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Is Your Career the Result of Mutual Selection?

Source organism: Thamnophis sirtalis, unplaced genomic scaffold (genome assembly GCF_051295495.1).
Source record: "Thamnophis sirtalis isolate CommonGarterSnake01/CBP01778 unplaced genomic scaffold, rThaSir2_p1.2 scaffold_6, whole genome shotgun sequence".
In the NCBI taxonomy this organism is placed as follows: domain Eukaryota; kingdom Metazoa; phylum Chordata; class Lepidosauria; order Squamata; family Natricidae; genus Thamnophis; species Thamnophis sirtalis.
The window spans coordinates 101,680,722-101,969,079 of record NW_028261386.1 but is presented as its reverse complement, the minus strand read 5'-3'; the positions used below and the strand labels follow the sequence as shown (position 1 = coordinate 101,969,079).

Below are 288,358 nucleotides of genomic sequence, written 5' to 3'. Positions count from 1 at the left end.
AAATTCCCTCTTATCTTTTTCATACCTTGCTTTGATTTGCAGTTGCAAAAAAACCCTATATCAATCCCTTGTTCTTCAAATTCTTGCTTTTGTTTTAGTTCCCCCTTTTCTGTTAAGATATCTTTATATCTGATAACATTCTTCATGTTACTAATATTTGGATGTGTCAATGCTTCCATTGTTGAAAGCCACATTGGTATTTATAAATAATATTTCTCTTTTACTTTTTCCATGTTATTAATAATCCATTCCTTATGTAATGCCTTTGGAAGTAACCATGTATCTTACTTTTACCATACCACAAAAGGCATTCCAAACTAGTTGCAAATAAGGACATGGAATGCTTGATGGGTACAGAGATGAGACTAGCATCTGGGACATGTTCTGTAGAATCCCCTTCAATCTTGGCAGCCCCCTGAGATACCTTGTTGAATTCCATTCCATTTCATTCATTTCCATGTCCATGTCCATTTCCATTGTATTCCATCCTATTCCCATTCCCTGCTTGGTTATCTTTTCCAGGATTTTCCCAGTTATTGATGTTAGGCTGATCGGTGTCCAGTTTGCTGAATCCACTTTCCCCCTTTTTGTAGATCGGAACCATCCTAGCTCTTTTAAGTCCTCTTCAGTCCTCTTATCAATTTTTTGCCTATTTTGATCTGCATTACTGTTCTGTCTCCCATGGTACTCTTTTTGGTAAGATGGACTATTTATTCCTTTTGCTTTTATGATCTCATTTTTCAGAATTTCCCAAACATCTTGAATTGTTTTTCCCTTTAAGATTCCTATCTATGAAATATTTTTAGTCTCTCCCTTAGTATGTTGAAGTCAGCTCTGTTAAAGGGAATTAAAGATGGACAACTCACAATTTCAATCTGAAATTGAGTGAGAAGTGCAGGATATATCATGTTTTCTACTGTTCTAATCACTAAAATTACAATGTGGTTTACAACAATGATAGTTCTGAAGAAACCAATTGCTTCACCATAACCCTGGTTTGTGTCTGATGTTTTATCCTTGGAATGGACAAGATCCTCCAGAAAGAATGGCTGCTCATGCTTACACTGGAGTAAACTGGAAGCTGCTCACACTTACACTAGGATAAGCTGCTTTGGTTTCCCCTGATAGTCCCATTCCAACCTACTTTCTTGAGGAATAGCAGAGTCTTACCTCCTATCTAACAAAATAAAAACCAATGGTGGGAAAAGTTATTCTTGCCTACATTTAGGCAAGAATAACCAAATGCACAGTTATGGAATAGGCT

Eric Levin
Jun 07, 2012